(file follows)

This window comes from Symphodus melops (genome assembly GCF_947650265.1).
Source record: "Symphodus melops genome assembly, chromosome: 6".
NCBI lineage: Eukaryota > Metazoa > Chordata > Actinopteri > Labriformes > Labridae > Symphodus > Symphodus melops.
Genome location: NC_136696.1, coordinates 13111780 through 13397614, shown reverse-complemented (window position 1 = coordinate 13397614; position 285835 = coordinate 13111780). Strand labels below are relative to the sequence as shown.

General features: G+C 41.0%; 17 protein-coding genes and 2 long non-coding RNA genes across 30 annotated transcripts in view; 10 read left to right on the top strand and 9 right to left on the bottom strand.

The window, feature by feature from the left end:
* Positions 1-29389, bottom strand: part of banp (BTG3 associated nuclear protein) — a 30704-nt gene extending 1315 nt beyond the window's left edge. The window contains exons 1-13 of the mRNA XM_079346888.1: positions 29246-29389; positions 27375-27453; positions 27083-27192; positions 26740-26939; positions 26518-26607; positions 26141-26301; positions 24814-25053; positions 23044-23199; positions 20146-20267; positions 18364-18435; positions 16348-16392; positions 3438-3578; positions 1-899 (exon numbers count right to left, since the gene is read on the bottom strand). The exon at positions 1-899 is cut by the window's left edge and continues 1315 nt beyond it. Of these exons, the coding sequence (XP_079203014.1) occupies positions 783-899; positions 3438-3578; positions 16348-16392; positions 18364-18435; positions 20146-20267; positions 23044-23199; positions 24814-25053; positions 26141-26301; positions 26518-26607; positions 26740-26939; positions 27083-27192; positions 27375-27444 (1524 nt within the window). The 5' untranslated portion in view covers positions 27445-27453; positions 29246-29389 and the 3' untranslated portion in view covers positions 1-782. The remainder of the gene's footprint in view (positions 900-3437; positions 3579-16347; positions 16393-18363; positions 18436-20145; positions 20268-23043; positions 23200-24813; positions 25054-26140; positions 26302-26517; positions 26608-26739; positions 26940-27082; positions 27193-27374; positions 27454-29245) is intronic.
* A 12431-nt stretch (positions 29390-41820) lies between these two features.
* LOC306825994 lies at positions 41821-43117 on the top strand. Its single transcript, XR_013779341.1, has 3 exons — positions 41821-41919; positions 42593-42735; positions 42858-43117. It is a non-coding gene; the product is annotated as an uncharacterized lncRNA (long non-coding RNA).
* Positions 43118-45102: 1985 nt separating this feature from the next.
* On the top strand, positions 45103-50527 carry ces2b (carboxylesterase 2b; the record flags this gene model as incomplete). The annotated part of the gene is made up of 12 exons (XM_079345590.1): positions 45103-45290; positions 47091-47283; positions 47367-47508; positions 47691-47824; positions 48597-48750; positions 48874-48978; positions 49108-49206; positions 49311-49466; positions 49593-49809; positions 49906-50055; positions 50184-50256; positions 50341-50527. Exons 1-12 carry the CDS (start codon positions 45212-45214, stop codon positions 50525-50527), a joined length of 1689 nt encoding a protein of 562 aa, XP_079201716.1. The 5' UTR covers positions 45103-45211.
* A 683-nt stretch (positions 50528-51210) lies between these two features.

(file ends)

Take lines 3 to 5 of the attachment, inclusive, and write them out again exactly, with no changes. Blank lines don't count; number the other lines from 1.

NCBI lineage: Eukaryota > Metazoa > Chordata > Actinopteri > Labriformes > Labridae > Symphodus > Symphodus melops.
Genome location: NC_136696.1, coordinates 13111780 through 13397614, shown reverse-complemented (window position 1 = coordinate 13397614; position 285835 = coordinate 13111780). Strand labels below are relative to the sequence as shown.

General features: G+C 41.0%; 17 protein-coding genes and 2 long non-coding RNA genes across 30 annotated transcripts in view; 10 read left to right on the top strand and 9 right to left on the bottom strand.